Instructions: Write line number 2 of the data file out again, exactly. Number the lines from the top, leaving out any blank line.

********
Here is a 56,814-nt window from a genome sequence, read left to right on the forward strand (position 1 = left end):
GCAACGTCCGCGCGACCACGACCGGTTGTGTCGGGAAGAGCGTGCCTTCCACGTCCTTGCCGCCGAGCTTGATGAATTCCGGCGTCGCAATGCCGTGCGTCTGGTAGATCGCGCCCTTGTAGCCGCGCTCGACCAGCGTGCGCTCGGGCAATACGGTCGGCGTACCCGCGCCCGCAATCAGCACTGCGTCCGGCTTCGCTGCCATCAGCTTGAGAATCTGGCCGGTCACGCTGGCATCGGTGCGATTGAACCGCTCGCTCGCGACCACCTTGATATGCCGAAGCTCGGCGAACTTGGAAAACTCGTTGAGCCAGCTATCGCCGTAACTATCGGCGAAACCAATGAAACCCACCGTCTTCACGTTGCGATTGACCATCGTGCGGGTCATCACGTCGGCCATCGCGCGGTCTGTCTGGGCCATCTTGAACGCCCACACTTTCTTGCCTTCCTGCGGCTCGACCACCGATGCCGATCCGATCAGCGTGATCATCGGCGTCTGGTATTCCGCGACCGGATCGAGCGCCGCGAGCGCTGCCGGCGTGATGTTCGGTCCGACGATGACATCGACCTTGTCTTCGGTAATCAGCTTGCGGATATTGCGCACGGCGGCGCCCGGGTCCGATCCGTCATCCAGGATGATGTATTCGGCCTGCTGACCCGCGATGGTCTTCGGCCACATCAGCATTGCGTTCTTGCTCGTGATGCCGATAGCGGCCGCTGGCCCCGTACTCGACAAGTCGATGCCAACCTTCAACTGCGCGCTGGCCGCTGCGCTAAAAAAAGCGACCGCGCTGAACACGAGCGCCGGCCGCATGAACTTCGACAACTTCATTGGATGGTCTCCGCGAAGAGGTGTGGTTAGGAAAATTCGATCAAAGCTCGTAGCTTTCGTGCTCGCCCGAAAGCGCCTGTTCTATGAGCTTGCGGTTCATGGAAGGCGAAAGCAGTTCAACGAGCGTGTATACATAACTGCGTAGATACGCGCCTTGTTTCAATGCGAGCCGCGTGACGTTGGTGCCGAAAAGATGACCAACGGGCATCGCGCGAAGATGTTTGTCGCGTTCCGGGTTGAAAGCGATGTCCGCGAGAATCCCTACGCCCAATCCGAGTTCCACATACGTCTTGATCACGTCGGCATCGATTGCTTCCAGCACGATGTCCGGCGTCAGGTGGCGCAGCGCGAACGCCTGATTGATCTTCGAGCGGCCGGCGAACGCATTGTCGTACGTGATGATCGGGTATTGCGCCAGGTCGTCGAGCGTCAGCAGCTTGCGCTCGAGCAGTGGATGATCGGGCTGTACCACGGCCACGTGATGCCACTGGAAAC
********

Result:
GCAACGTCCGCGCGACCACGACCGGTTGTGTCGGGAAGAGCGTGCCTTCCACGTCCTTGCCGCCGAGCTTGATGAATTCCGGCGTCGCAATGCCGTGCGTCTGGTAGATCGCGCCCTTGTAGCCGCGCTCGACCAGCGTGCGCTCGGGCAATACGGTCGGCGTACCCGCGCCCGCAATCAGCACTGCGTCCGGCTTCGCTGCCATCAGCTTGAGAATCTGGCCGGTCACGCTGGCATCGGTGCGATTGAACCGCTCGCTCGCGACCACCTTGATATGCCGAAGCTCGGCGAACTTGGAAAACTCGTTGAGCCAGCTATCGCCGTAACTATCGGCGAAACCAATGAAACCCACCGTCTTCACGTTGCGATTGACCATCGTGCGGGTCATCACGTCGGCCATCGCGCGGTCTGTCTGGGCCATCTTGAACGCCCACACTTTCTTGCCTTCCTGCGGCTCGACCACCGATGCCGATCCGATCAGCGTGATCATCGGCGTCTGGTATTCCGCGACCGGATCGAGCGCCGCGAGCGCTGCCGGCGTGATGTTCGGTCCGACGATGACATCGACCTTGTCTTCGGTAATCAGCTTGCGGATATTGCGCACGGCGGCGCCCGGGTCCGATCCGTCATCCAGGATGATGTATTCGGCCTGCTGACCCGCGATGGTCTTCGGCCACATCAGCATTGCGTTCTTGCTCGTGATGCCGATAGCGGCCGCTGGCCCCGTACTCGACAAGTCGATGCCAACCTTCAACTGCGCGCTGGCCGCTGCGCTAAAAAAAGCGACCGCGCTGAACACGAGCGCCGGCCGCATGAACTTCGACAACTTCATTGGATGGTCTCCGCGAAGAGGTGTGGTTAGGAAAATTCGATCAAAGCTCGTAGCTTTCGTGCTCGCCCGAAAGCGCCTGTTCTATGAGCTTGCGGTTCATGGAAGGCGAAAGCAGTTCAACGAGCGTGTATACATAACTGCGTAGATACGCGCCTTGTTTCAATGCGAGCCGCGTGACGTTGGTGCCGAAAAGATGACCAACGGGCATCGCGCGAAGATGTTTGTCGCGTTCCGGGTTGAAAGCGATGTCCGCGAGAATCCCTACGCCCAATCCGAGTTCCACATACGTCTTGATCACGTCGGCATCGATTGCTTCCAGCACGATGTCCGGCGTCAGGTGGCGCAGCGCGAACGCCTGATTGATCTTCGAGCGGCCGGCGAACGCATTGTCGTACGTGATGATCGGGTATTGCGCCAGGTCGTCGAGCGTCAGCAGCTTGCGCTCGAGCAGTGGATGATCGGGCTGTACCACGGCCACGTGATGCCACTGGAAAC